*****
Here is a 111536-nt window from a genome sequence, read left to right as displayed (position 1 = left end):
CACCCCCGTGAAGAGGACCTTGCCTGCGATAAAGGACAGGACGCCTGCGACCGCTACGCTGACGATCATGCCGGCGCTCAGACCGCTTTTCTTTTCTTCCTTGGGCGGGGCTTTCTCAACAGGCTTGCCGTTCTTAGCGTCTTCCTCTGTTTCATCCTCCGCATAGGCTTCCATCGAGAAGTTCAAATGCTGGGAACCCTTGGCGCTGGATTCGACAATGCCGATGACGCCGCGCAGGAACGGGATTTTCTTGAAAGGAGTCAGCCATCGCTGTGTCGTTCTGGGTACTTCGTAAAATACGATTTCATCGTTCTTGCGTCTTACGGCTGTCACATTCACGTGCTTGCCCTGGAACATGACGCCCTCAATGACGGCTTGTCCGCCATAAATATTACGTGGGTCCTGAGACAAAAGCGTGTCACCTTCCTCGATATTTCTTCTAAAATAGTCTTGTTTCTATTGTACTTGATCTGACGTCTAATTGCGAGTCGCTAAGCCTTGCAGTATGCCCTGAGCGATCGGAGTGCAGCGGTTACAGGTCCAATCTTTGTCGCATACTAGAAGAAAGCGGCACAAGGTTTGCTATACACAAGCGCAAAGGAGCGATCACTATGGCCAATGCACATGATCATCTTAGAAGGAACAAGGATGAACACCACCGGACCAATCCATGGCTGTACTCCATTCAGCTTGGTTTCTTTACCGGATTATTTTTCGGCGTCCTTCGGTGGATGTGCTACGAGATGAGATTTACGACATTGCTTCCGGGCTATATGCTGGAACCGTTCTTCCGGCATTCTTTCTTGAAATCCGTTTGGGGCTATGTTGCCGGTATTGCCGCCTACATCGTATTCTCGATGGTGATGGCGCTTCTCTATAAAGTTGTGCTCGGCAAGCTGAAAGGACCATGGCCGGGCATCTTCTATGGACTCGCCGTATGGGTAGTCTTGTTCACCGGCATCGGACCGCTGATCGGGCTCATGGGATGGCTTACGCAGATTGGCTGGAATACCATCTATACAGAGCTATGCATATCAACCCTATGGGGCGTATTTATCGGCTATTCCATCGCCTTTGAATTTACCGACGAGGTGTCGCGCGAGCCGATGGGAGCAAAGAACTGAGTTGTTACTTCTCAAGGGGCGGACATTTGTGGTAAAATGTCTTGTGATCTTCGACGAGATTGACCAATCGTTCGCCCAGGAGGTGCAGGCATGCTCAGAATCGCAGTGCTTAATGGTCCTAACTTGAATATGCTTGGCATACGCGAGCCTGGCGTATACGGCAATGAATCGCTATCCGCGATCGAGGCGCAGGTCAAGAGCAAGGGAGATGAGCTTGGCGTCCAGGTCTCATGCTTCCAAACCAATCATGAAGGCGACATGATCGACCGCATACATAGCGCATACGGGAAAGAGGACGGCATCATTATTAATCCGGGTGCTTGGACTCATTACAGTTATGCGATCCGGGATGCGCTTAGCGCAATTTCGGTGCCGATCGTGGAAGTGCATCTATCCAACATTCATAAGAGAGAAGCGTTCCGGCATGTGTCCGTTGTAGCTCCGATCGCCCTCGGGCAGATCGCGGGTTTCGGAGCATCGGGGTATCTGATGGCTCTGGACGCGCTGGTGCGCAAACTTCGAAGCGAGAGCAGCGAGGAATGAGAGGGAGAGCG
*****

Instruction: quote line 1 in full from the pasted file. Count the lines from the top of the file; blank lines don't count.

Here is a 111536-nt window from a genome sequence, read left to right as displayed (position 1 = left end):